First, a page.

Widow Birds

Widow Birds

 

(Viduinae), a subfamily of birds of the family Ploceidae, order Passeriformes. There are nine species. The best-known type is the paradise whydah (Steganura paradisaea), which is widespread in the African savannas (south of the Sahara). Widow birds live in flocks. They are polygamous and are nest parasites; the female deposits the eggs singly in the nests of weaverbirds (a group to which they belong). Widow birds eat seeds. Females and males not in the breeding period, and also young birds, are not brightly colored and resemble sparrows; in the mating period the males develop long tail feathers and brilliant black color predominates (hence the name widow bird). Closely related to the widow birds are weaverbirds of the genera Vidua, Hypochera, and others; in some species males in nuptial plumage also have long tails and a predominant black color; they are sometimes incorrectiy called widow birds.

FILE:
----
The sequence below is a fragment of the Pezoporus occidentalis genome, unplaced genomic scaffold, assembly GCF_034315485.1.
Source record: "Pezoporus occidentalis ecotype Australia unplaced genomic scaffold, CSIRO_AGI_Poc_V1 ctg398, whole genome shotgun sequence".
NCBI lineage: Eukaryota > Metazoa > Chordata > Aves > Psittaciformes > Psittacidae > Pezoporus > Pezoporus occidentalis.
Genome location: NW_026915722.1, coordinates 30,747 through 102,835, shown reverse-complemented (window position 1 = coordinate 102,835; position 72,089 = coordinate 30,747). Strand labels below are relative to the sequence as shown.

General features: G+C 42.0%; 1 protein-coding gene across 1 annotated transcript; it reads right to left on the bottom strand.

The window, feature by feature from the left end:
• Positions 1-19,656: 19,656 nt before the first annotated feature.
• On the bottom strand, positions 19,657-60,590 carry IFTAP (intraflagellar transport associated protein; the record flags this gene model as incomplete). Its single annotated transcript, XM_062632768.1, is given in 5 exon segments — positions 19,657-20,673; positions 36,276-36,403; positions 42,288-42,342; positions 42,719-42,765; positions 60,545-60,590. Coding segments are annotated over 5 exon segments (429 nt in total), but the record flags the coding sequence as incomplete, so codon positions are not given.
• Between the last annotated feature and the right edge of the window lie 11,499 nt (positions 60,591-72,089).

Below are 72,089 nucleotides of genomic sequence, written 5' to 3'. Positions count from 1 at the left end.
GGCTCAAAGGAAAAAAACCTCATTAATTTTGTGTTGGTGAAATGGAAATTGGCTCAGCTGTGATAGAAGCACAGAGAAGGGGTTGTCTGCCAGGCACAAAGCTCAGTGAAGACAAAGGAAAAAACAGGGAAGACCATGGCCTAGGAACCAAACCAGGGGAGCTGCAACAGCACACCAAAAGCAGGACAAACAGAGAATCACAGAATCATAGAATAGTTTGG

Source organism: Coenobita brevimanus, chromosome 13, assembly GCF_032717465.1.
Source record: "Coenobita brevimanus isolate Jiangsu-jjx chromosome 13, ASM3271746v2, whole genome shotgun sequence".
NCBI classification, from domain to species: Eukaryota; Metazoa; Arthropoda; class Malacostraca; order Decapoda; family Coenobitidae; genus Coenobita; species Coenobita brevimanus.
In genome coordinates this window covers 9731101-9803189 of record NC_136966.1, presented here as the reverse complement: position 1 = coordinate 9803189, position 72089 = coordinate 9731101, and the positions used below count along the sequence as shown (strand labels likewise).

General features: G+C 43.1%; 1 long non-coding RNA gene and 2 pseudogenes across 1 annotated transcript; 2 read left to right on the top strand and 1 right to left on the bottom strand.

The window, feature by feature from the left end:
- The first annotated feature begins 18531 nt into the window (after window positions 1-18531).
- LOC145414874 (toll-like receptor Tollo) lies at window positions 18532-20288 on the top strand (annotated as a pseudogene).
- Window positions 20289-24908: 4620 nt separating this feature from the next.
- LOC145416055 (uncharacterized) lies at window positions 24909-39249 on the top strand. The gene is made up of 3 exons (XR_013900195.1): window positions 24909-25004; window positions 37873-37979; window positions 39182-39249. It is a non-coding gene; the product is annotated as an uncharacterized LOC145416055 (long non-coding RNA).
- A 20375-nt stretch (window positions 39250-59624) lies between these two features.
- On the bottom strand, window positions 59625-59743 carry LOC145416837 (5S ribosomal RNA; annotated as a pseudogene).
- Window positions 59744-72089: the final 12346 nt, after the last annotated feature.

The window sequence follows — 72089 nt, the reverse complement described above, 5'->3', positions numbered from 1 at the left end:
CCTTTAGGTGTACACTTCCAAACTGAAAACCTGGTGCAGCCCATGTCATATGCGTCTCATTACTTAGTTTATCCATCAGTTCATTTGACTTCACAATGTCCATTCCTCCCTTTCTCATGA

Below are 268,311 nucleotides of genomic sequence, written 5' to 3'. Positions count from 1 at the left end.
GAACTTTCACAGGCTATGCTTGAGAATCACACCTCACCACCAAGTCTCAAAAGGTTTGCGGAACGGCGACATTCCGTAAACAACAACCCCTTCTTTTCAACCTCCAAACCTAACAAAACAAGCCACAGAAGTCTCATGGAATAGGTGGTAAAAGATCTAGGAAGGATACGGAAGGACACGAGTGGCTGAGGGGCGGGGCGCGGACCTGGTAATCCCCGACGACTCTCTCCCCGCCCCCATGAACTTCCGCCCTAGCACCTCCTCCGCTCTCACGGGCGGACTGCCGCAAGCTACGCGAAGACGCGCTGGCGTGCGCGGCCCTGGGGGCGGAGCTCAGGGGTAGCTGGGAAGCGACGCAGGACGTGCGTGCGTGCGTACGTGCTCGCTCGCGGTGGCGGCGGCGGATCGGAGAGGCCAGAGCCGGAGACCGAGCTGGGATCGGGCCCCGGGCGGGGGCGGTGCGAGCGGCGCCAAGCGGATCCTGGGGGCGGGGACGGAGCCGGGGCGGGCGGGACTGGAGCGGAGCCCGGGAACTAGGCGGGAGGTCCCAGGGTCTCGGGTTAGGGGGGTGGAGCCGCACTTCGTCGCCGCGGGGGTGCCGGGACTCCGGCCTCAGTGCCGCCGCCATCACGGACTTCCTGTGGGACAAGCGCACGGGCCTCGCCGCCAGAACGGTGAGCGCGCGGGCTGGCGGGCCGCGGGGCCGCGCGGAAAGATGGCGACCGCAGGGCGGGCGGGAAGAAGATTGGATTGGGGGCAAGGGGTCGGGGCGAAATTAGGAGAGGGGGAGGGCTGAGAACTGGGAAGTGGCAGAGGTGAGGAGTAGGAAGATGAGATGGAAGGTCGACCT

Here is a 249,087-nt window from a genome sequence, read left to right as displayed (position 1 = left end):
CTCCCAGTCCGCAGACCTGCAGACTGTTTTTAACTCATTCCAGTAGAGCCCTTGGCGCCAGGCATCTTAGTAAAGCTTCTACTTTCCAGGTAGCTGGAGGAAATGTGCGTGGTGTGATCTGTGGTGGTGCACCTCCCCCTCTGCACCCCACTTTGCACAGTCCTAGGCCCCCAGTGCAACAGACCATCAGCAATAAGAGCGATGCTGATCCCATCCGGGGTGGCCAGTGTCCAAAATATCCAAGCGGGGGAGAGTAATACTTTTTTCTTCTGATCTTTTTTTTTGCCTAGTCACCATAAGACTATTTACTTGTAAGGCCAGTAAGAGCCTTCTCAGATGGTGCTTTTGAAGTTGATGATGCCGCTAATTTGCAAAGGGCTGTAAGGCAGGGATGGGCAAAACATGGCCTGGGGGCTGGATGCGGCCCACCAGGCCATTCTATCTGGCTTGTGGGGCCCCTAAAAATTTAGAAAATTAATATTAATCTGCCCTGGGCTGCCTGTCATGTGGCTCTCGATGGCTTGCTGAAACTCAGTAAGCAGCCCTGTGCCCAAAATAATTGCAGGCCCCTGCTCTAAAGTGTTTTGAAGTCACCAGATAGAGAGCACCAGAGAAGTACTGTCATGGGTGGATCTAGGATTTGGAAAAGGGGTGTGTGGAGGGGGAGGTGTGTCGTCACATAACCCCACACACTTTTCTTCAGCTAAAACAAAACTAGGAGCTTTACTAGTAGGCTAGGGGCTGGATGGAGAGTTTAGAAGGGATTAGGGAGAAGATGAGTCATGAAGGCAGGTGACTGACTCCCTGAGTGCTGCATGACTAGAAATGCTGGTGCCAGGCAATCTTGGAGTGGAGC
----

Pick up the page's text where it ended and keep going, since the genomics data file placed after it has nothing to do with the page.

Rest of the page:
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In his classic study of widow birds, Andersson (1982) found that male widow birds with artificially extended (reduced) tails secured more (fewer) mates per territory compared with unmanipulated control males.